Casey has made the sports news for his charitable work almost as often as his fieldwork. He has been active in Big Brothers and Make-A-Wish Foundation, as well as the "Casey's Crew" program, where he provided free high-priced tickets to disadvantaged youth.[7] Casey credits his Christian upbringing, in Pittsburgh's affluent Upper St. Clair suburb, for his generosity.[8]

Casey is, in fact, a lifelong Catholic and is featured in the film series Champions of Faith which shows how faith shapes Major Leaguers.[9] He is actively involved with the Catholic Athletes for Christ.[10]

Casey with the Detroit Tigers in 2007.

After being told by Dave Dombrowski and Jim Leyland that he would not be re-signed, Casey still praised Mike Ilitch, Dombrowski, and Jim Leyland for giving him the opportunity to come play for Detroit. Casey said "They let me know. I've had a great time with this team, the greatest year and a half of my career. It was great. But I understand the situation."[11]

On February 5, 2008, the Boston Red Sox officially announced they had signed Casey to a one-year deal.[12] On April 9, 2008, Red Sox third baseman Mike Lowell injured his thumb and was then placed on the DL, first baseman Kevin Youkilis was moved to third, and Casey stepped in as the starting first baseman[13] and exploded by making some good defensive plays and hitting .318 with five RBIs in his first seven games. He was on the disabled list from 26 April through 12 May, and returned as a significant part-time player, finishing the regular season with a .773 OPS on 199 at-bats in 69 games.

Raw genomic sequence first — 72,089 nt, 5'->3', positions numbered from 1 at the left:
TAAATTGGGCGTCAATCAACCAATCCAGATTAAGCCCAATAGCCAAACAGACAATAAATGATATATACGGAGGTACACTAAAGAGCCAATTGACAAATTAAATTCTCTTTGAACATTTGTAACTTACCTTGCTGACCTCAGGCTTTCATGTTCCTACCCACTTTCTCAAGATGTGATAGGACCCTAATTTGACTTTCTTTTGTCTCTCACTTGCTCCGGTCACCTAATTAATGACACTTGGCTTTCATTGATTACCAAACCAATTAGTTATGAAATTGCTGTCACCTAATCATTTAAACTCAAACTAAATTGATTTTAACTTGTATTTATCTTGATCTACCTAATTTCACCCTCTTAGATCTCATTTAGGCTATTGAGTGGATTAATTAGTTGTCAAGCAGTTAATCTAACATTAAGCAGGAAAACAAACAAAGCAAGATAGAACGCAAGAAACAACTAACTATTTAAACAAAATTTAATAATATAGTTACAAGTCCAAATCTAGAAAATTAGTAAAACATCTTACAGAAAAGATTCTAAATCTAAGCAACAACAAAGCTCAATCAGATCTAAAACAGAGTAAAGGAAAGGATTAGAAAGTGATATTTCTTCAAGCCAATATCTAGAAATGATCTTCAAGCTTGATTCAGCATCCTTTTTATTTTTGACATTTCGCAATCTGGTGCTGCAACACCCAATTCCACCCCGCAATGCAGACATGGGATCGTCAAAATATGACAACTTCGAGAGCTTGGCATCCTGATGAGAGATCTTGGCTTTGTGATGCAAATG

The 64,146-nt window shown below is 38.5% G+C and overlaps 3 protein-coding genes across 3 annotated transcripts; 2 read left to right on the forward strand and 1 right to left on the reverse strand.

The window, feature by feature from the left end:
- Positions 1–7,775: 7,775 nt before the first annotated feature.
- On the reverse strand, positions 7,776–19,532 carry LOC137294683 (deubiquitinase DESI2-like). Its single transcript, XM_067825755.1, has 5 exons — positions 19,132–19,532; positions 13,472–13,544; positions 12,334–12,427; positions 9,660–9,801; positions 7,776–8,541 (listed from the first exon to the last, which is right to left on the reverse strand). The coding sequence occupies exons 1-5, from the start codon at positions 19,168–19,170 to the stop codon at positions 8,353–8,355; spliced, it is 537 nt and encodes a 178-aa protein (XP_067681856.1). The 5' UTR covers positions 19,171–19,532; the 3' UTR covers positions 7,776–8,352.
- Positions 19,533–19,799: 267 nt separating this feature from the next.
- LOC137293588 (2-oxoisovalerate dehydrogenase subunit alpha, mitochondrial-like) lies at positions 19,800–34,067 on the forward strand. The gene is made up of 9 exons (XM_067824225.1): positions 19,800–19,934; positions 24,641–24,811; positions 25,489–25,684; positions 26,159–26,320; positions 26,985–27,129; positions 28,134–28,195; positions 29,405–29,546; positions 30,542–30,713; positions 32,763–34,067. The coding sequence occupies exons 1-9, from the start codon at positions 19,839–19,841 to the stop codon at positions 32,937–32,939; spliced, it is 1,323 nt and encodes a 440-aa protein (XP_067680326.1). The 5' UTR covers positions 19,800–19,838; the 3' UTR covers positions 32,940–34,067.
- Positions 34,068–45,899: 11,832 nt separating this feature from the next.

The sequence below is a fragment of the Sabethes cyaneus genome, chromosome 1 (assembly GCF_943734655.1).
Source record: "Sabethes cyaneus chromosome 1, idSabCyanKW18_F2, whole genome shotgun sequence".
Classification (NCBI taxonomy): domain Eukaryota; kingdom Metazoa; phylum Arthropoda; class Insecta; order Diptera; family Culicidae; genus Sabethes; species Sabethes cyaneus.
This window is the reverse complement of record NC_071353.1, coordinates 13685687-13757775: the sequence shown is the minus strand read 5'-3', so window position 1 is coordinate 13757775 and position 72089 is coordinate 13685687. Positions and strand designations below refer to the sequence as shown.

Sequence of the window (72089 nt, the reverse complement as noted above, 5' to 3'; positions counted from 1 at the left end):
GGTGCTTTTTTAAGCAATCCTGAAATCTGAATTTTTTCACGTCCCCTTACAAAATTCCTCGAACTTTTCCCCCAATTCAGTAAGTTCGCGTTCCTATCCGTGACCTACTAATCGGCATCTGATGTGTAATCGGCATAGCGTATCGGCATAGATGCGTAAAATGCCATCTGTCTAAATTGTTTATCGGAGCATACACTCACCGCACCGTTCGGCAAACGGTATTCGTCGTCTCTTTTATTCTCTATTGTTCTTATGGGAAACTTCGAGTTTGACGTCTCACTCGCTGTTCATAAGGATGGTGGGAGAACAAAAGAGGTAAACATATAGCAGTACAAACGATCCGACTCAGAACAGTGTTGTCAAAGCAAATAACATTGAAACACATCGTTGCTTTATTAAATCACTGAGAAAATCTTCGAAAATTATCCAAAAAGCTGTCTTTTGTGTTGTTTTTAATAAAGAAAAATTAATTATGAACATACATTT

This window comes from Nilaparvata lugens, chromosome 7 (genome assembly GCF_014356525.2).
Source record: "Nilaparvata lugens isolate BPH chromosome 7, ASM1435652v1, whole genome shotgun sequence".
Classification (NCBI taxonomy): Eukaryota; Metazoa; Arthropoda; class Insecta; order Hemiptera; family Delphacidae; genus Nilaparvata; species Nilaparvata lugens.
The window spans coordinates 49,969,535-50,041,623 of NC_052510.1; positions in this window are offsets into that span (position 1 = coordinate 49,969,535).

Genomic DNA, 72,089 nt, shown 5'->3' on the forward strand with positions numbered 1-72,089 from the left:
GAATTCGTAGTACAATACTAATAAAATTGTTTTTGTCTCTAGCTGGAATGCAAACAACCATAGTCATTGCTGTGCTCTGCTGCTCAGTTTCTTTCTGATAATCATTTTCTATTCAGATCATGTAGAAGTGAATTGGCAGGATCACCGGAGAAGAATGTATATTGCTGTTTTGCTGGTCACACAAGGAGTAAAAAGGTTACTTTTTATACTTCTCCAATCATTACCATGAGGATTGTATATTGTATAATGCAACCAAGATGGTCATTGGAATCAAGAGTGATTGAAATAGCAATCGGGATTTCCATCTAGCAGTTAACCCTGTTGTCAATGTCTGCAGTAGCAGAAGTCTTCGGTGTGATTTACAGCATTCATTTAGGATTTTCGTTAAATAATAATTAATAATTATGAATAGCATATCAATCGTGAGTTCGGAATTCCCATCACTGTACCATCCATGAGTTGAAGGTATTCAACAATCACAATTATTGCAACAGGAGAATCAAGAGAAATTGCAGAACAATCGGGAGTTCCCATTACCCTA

Casey was suspended by the MLB for three games after his actions in the Crisp-Shields brawl.[14]

Casey had a reputation for being one of the most garrulous first baseman in the majors, often engaging opposing players in conversation when they reached first base. Apocryphal stories say that he would be offended if a player took off for second base during a conversation.

Casey announced his retirement on January 25, 2009 at the age of 34, having played 12 seasons of Major League Baseball. He currently serves as a baseball analyst for MLB Network.[15] On July 3, 2009 he sat in for Red Sox color commentator Jerry Remy, calling the first game for his old team.

Awards and accomplishments

With Conan O'Brien, Casey is a founder of Labels Are For JarsTM,[22] an innovative anti-hunger organization based in Lawrence Massachusetts.

In a May 16, 2007 Sports Illustrated Player's Poll,[23] Casey won the distinction of being considered the "friendliest player in baseball", after winning 46% of the votes. 464 MLB players participated in the survey. Hal McCoy, a Cincinnati Reds beat writer for 35 years, has said, "There's no debate, and there never will be a debate. Sean Casey is the nicest guy in professional baseball. Ever."